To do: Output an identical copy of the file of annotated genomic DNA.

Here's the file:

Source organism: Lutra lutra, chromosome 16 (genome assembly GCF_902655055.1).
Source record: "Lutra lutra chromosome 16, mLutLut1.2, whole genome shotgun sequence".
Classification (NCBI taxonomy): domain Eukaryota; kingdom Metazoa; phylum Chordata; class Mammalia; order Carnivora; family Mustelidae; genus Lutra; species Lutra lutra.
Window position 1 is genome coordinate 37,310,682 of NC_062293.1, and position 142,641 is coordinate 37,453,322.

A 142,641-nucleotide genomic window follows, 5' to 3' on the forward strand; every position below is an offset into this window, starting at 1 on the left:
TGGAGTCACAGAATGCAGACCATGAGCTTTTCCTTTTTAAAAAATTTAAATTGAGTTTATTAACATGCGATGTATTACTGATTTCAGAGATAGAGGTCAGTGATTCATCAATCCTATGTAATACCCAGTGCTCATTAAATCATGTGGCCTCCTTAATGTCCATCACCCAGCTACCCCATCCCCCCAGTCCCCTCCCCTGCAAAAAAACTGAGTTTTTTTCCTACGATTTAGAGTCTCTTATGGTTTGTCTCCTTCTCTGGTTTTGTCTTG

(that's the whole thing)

Source organism: Lutra lutra, chromosome 16 (genome assembly GCF_902655055.1).
Source record: "Lutra lutra chromosome 16, mLutLut1.2, whole genome shotgun sequence".
Classification (NCBI taxonomy): domain Eukaryota; kingdom Metazoa; phylum Chordata; class Mammalia; order Carnivora; family Mustelidae; genus Lutra; species Lutra lutra.
Window position 1 is genome coordinate 37,310,682 of NC_062293.1, and position 142,641 is coordinate 37,453,322.

A 142,641-nucleotide genomic window follows, 5' to 3' on the forward strand; every position below is an offset into this window, starting at 1 on the left:
TGGAGTCACAGAATGCAGACCATGAGCTTTTCCTTTTTAAAAAATTTAAATTGAGTTTATTAACATGCGATGTATTACTGATTTCAGAGATAGAGGTCAGTGATTCATCAATCCTATGTAATACCCAGTGCTCATTAAATCATGTGGCCTCCTTAATGTCCATCACCCAGCTACCCCATCCCCCCAGTCCCCTCCCCTGCAAAAAAACTGAGTTTTTTTCCTACGATTTAGAGTCTCTTATGGTTTGTCTCCTTCTCTGGTTTTGTCTTG